On 5th March, he gave an interview to an Italian daily newspaper, Corriere della Sera.  I am only going by the translated synopsis of his remarks, which are along the lines of “Pope Francis suggested the Catholic Church could tolerate some types of nonmarital civil unions as a practical measure to guarantee property rights and health care.”

Seemingly this has been conflated into (a) Pope accepts civil unions and (b) Pope accepts same-sex civil unions.
Now, I don’t know what his opinion on those is, but I imagine he’s forming one if enough people keep yabbering on about it.

Again, my own personal view (and I wonder if he would come to something similar) is that, as a matter of natural justice, it may be permissible for states to legislate same-sex civil unions (i) given that it is within the role of the state to legislate about what forms of civil contracts it recognizes or are protected by law, and that this would be a purely secular matter (ii) given that civil unions are not regarded as sacramental marriage, and that Catholics who only marry by a civil union are obligated to regularize their marriage – see the fuss about the ‘unmarried’ couple having their baby baptized as mentioned above and (iii) given the mess straight couples have made of marriage already with co-habitation, ‘open’ marriages, serial monogamy, multiple divorce and remarriage, ‘no fault’ divorce which can be abused for trivial reasons, childbearing outside of marriage, refusal to have children within marriage and the likes, it’s not fair to say “But if Jack and Joe or Jill and Sally are permitted to have a registry office ceremony, it will destroy marriage”, when Jack and Jill have been doing the same for their last three partners.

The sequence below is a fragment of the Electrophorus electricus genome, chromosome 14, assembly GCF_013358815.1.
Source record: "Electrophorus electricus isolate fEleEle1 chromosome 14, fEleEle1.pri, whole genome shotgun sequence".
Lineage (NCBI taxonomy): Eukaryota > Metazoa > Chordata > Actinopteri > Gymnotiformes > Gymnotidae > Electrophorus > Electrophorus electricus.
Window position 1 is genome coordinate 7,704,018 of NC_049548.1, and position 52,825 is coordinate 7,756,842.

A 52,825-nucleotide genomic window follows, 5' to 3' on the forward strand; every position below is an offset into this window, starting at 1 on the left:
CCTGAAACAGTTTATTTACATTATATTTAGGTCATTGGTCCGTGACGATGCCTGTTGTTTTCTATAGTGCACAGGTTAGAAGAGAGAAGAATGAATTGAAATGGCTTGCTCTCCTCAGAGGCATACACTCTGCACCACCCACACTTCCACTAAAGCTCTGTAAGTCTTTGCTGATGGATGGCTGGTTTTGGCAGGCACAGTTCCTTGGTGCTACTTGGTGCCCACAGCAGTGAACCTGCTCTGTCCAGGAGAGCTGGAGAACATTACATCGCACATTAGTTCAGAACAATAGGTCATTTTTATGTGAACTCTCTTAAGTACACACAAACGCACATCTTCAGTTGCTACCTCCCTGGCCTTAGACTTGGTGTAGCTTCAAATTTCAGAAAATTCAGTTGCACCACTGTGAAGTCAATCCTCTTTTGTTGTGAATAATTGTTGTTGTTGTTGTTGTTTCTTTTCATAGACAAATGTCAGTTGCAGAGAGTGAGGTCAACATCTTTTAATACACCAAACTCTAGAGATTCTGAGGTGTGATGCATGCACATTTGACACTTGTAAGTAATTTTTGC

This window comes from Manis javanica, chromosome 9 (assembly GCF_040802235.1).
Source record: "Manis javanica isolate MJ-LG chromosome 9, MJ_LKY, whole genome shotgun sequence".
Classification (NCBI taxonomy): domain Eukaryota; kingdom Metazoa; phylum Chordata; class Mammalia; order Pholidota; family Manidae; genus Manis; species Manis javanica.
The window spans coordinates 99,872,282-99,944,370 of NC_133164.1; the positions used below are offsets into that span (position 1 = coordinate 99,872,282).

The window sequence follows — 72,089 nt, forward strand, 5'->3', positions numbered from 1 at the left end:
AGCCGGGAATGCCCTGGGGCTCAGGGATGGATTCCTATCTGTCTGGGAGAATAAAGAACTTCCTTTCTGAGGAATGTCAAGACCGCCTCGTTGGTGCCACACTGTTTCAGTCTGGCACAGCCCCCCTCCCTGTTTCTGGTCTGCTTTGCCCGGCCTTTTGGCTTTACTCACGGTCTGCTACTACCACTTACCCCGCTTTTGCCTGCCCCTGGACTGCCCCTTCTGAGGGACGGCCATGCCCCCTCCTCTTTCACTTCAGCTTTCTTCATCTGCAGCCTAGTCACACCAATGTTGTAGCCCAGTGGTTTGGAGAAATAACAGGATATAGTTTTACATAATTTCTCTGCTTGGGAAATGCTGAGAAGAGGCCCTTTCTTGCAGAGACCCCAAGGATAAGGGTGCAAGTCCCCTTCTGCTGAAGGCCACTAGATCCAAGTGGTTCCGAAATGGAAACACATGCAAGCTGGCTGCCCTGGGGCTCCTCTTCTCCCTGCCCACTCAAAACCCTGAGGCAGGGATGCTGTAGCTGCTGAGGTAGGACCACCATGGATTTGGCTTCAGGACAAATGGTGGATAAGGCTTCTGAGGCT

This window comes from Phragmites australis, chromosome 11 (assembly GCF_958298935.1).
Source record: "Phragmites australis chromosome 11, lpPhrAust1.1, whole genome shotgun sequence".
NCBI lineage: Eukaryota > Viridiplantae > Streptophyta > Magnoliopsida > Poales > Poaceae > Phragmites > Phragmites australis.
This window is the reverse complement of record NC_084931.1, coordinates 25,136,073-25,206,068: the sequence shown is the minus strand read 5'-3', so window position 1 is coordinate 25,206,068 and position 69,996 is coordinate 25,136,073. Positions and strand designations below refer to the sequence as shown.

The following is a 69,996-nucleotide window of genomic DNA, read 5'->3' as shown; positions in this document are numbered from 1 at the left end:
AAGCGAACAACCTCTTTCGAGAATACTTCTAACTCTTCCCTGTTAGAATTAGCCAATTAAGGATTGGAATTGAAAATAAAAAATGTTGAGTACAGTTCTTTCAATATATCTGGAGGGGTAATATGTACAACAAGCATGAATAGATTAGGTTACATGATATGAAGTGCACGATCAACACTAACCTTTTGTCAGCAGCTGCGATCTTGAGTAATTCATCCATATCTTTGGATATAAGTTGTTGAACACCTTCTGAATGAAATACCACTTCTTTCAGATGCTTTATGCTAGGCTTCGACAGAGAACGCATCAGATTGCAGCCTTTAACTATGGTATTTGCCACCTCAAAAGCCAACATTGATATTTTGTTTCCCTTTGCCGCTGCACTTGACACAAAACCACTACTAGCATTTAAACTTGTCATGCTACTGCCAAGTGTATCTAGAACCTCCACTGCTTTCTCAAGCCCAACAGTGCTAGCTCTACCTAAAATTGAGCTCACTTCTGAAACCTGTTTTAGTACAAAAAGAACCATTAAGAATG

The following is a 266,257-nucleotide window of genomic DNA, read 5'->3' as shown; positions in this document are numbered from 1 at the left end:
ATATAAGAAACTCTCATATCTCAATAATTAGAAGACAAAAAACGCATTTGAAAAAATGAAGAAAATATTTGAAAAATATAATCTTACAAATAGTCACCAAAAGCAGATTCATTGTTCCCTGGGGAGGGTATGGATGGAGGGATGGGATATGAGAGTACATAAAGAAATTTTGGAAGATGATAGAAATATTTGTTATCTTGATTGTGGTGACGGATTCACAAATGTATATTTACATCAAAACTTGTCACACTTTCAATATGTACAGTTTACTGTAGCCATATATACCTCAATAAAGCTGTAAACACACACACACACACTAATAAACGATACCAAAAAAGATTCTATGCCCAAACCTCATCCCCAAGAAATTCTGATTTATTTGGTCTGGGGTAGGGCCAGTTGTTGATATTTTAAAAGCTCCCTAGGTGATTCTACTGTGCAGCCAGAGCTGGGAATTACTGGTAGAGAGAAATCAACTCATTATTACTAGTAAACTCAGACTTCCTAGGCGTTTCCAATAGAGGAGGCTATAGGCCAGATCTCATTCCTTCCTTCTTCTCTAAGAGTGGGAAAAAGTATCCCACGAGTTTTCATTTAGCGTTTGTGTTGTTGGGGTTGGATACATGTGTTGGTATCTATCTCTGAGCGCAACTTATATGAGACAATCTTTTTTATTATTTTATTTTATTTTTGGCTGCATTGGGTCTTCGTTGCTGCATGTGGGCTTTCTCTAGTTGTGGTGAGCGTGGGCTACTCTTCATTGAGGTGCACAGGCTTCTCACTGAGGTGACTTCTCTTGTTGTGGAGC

However, that does not affect sacramental marriage, or indeed the true nature of what marriage is and should be.  If the state in the morning made it legal for three people, a cow and a pine tree to be registered in a civil marriage, that’s the affair of the state.  I’m not going to fight culture wars here; I do object to people who do not accept same-sex civil unions/marriages as the exact same as heterosexual marriage being decried as “homophobes” (as though the only reason for objections could only be bigotry and prejudice) and though I myself think that you can provide wedding cakes, photographic services or the rent of a hall to same-sex couples, where people have genuine conscience convictions that this makes them witness to, or complicit in, what is sinful activity then we should accommodate the tender consciences of the weaker brethren and not entrap them with set-ups for lawsuits.